For instance, an unjust contract could be one where one party has been tricked or pressured by the other, or where a person has been encouraged to enter a contract by another party who was aware of the person’s inability to understand the terms of the contract.
Some of the things a court will look at when deciding if a contract is unjust or harsh include unequal bargaining positions of the parties; unreasonable or difficult-to-comply-with conditions in the contract; and the opportunity the parties had to obtain independent legal advice.
If you think you are the victim of an unjust or harsh contract, discuss the matter with Usr to find out if you have a case under the Contracts Review Act.
Does a contract have to be in writing?
Generally contracts do not have to be in writing, but there are particular cases when the contract must be in writing for it to be binding, for example guarantees, the sale of a house, and credit sales or other credit agreements.
However, it is usually better to have the details of an agreement and any variation in writing so both parties have a record of what has been agreed and are aware of what they are obliged to do, particularly when money is involved.
Are you bound by a clause you did not read?
If you sign a written contract then generally you are bound by all of its terms even if you did not read or understand them.
There are various types of contracts which you may come across in everyday life which do not require your signature, for example a parking ticket or a drycleaning docket which has clauses printed on the back. Generally the rule is that you are bound by the clauses if you have read them or if you knew they were there but did not bother to read them, or if the other person took reasonable steps to draw them to your attention.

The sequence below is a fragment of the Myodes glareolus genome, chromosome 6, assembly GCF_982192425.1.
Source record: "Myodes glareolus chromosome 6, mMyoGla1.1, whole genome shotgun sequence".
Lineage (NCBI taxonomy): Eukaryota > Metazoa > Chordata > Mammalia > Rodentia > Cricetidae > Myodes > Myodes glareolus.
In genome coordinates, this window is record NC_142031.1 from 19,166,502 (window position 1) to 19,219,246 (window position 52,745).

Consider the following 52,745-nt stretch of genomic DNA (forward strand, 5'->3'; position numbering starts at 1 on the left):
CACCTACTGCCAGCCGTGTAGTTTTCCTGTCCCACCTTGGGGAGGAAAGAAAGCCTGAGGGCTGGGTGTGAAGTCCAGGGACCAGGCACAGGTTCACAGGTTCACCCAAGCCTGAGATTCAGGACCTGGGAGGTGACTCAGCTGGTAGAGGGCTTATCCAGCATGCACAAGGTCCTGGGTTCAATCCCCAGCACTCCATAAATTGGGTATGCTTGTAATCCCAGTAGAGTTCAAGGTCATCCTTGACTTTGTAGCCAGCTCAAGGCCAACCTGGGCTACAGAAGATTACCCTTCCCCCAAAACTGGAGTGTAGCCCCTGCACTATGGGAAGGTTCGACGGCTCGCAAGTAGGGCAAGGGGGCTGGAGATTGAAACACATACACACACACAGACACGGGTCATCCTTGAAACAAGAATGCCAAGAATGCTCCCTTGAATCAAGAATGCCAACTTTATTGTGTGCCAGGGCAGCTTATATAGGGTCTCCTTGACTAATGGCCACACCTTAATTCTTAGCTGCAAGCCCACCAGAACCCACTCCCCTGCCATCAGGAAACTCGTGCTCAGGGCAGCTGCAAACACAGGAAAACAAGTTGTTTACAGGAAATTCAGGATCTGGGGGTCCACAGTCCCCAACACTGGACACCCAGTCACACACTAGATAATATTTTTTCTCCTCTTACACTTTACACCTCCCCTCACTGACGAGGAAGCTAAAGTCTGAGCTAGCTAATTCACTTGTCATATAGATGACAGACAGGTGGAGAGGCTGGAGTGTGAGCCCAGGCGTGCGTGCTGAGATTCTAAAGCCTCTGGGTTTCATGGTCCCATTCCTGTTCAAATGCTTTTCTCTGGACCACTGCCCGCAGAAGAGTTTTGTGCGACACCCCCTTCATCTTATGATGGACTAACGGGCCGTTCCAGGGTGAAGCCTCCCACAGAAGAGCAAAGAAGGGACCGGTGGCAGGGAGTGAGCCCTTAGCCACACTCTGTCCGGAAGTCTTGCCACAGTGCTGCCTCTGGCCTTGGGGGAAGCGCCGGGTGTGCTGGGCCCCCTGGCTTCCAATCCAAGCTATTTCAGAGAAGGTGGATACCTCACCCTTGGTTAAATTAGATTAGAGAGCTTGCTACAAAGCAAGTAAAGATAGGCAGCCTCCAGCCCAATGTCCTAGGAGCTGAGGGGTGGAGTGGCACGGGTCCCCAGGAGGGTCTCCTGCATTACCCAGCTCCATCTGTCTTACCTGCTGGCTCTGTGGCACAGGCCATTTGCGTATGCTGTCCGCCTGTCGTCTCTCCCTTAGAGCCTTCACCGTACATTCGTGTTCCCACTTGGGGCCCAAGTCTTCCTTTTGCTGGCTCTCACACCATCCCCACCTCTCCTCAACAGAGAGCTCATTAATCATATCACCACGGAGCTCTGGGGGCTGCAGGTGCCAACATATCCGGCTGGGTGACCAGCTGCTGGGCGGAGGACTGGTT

It is therefore extremely important that you read all the terms of a contract before you enter into it. You should not sign any document until you are fully aware of what its terms and conditions are and what they mean.
What happens if the terms of a contract are broken?
Once you make a contract you will be committing a breach if you do not comply with its terms, or if you change your mind and decide not to perform your side of the contract.
If a party breaches a contract there are a number of remedies available, including:
- Damages (a sum of money) to compensate the ‘innocent’ party for any loss suffered
- A Court Order requiring the party who has breached the contract to carry out his/her obligations
- An Order from the Court forbidding the party from breaching the contract
- An Order from the Court declaring that the contract is at an end and requiring the party who has breached the contract to put the ‘innocent’ party in the position he/she was in before the contract was entered into.
- The type of remedy and its availability would depend very much on the type of contract and the type of breach. A Solicitor can advise you as to the best means of dealing with the problem.
How can Chris Nadolski & Associates help you?
- Explain the terms of a contract and advise you as to your rights and obligations under that contract
- Advise you as to the consequences of entering into a contract before you commit yourself to it
- Discuss the contract with the other party or his/her Solicitor so that terms which you may not have agreed to or which might disadvantage you may be altered or removed
- Take instructions to prepare a contract for you to enter into with another party
- Advise and assist you if the other party breaches the contract
- Advise and assist you if you are accused of breaching a contract